"At 1:30 we get to do science!" Rosanna whispered with excitement as she glanced anxiously at the clock. The clock strikes 1:30 and science begins. Sparks begin to fly. The air is electrified with curiosity, thinking and wondering. The beautiful buzz of thinking fills the air as students are fully engaged in learning, through science. I can't think of a better way of teaching students to think than through the subject of science. Teaching through science is like feeding your child their vegetables by hiding them in spaghetti sauce. They get the nutrition needed while enjoying a favorite meal. As student learn and explore their amazing brain power in this unit, they will be expanding vocabulary, writing, questioning, hypothesizing, evaluating, comparing and drawing conclusions. Students will be actively applying their brainpower through engaging activities that exercise their cognitive skills and flexibility, stretching higher level thinking in the process of inquiry and discovery!
As a fourth grade teacher in the New Public Schools, my students are strapped with the demands of testing; the Connecticut Mastery Test, as well as district assessments. Subjects compete for center stage, often squeezing the science curriculum to its bare bones. Students are not prepared for the rigors and expectations of the science CMT in fifth grade. I would like to bring the subject of science back to center stage, making it the star; shining light across the curriculum through the relevant and enlightening subject matter of the human brain.
"The brain, a cold grey matter with the consistency between butter and jelly, was once discarded. The Egyptians, when mummifying their dead, actually scooped out the brains and threw them away. It did not beat like the heart or expand like the lungs, if you sliced off the top of someone's skull and peered inside, you wouldn't see much happening at all."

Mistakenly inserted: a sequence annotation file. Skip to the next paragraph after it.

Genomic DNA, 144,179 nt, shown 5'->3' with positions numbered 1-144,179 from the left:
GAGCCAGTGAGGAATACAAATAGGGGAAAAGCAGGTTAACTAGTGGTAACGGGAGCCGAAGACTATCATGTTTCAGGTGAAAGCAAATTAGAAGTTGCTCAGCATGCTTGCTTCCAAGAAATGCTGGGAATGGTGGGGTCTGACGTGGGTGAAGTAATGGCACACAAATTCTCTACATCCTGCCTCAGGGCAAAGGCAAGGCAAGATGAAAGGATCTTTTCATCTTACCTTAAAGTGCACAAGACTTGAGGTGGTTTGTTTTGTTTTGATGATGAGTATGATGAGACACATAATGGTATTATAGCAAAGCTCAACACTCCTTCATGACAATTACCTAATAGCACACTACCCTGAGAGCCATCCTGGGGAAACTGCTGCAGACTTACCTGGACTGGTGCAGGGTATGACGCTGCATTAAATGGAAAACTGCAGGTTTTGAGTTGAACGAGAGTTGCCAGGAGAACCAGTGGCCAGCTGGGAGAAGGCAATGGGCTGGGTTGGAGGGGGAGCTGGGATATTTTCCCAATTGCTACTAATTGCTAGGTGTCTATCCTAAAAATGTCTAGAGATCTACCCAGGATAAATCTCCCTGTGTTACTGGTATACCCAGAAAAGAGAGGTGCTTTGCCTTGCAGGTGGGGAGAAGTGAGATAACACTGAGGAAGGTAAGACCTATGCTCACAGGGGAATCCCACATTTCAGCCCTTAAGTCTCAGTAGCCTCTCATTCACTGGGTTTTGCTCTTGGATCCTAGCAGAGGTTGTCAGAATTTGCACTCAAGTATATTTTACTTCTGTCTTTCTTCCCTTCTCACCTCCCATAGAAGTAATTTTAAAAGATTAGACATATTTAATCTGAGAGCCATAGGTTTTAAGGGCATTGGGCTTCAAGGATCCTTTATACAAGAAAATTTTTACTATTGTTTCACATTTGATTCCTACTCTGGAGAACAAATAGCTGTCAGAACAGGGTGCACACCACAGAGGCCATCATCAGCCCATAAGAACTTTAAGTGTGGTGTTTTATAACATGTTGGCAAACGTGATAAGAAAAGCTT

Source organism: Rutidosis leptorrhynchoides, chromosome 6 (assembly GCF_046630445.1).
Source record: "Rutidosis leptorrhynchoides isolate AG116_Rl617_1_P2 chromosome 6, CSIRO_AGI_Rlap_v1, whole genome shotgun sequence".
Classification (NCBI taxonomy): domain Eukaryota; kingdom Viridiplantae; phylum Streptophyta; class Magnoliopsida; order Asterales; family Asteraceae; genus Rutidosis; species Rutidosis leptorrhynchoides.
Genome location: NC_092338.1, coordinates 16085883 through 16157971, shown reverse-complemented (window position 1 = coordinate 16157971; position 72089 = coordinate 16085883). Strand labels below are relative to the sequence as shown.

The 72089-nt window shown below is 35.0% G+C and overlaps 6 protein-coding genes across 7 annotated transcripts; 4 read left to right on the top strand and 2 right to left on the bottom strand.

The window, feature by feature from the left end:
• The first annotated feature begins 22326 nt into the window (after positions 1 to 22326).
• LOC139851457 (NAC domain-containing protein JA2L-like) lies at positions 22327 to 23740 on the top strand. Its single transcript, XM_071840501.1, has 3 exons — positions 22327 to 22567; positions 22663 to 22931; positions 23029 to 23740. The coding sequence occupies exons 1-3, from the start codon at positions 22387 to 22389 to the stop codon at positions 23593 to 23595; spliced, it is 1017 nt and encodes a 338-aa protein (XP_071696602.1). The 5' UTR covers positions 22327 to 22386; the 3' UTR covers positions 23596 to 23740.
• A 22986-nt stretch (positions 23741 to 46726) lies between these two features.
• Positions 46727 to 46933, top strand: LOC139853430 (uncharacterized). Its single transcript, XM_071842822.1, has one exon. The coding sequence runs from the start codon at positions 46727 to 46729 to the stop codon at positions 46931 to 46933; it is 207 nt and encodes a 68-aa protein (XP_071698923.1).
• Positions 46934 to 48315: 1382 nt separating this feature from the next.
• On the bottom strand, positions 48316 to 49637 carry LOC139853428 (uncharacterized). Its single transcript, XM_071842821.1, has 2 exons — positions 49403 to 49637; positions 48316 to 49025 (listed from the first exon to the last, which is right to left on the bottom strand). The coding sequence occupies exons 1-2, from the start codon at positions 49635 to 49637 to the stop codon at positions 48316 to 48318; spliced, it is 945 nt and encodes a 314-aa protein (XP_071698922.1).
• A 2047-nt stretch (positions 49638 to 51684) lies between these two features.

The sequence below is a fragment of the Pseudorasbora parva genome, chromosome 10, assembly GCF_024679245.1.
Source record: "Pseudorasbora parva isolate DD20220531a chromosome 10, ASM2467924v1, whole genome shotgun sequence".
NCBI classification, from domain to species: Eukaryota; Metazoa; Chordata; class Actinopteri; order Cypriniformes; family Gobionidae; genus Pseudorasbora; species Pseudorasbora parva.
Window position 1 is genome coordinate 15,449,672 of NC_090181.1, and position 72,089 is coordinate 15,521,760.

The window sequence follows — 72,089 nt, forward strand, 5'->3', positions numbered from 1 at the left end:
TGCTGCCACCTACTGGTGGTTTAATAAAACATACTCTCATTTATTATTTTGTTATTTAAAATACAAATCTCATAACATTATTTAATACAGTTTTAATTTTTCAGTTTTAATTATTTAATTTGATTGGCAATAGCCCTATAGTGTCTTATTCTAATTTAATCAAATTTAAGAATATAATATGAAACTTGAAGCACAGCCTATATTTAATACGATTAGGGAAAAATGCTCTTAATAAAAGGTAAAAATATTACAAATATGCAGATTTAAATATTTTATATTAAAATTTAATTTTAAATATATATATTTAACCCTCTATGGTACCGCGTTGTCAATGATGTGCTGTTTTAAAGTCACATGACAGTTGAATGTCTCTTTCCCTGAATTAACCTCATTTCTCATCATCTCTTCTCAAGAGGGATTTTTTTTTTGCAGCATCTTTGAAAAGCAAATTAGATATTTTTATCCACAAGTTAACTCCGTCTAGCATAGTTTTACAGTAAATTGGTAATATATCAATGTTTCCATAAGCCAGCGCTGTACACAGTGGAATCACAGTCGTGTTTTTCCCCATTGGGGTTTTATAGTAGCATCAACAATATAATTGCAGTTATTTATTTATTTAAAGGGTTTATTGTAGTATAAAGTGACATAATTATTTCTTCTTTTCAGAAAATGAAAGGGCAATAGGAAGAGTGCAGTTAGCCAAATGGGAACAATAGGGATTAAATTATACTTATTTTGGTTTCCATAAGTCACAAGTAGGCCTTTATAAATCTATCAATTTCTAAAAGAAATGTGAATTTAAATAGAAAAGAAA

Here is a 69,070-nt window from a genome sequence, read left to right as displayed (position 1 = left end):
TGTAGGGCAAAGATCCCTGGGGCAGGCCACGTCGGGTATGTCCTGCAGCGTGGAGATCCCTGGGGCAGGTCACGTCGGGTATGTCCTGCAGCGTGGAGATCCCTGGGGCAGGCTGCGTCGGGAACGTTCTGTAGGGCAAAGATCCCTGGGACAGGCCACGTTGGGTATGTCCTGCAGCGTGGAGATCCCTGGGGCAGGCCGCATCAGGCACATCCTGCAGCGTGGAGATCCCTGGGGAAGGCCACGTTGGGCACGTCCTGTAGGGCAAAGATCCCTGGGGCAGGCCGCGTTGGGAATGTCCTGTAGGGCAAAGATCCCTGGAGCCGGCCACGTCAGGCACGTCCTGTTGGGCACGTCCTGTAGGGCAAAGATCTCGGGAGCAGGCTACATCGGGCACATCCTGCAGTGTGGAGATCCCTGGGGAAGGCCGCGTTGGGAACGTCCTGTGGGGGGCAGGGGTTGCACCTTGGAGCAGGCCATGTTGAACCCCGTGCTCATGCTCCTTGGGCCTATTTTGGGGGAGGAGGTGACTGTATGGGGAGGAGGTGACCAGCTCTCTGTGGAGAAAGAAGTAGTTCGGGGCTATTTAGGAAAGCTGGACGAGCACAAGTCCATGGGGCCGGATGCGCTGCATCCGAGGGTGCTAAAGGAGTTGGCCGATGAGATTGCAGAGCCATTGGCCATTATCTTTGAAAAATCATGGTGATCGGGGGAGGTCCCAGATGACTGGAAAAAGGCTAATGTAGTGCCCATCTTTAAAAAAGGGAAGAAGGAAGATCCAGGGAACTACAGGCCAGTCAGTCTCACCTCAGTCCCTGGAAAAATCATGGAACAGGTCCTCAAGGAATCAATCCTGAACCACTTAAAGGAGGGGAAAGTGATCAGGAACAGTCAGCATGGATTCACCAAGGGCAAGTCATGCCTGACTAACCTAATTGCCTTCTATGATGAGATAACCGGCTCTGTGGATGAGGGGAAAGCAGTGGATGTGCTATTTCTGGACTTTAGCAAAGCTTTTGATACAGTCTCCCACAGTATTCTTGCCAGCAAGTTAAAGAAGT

It is no wonder the brain was tossed and discarded as useless matter. The brain is only beginning to reveal its secrets in ways that we can now measure and understand. Recent advances in the past 50 years in magnetic resonance imaging (MRI) and now functional MRI (fMRI) have opened the doors to an explosion in neuroscience. Although new information is unraveling secrets of the mind, an infinite number of questions remain unanswered.
Our abilities to evaluate, synthesize, and create are rather newly acquired skills. We can thank evolution, and our predecessors, for the gift of our frontal lobes. Thankfully, the luxury of their expression is taken for granted, with our highly sophisticated neural network of the cortex. Clearly, these exceptional skills set us uniquely apart from the animal kingdom. Our thinking has a fascinating story of development, connecting us to our past and future; earned as a species it continues to evolution. How does our brain work? What is the story behind our evolving brain? How does the human brain compare to that of a fish, an amphibian, or a reptile? How does our brain process our memories and use what we know, to solve what we do not? How do we create innovative solutions to problems? With these questions in mind, this unit shines a light on the brain, its evolution, anatomy, and cognitive functions.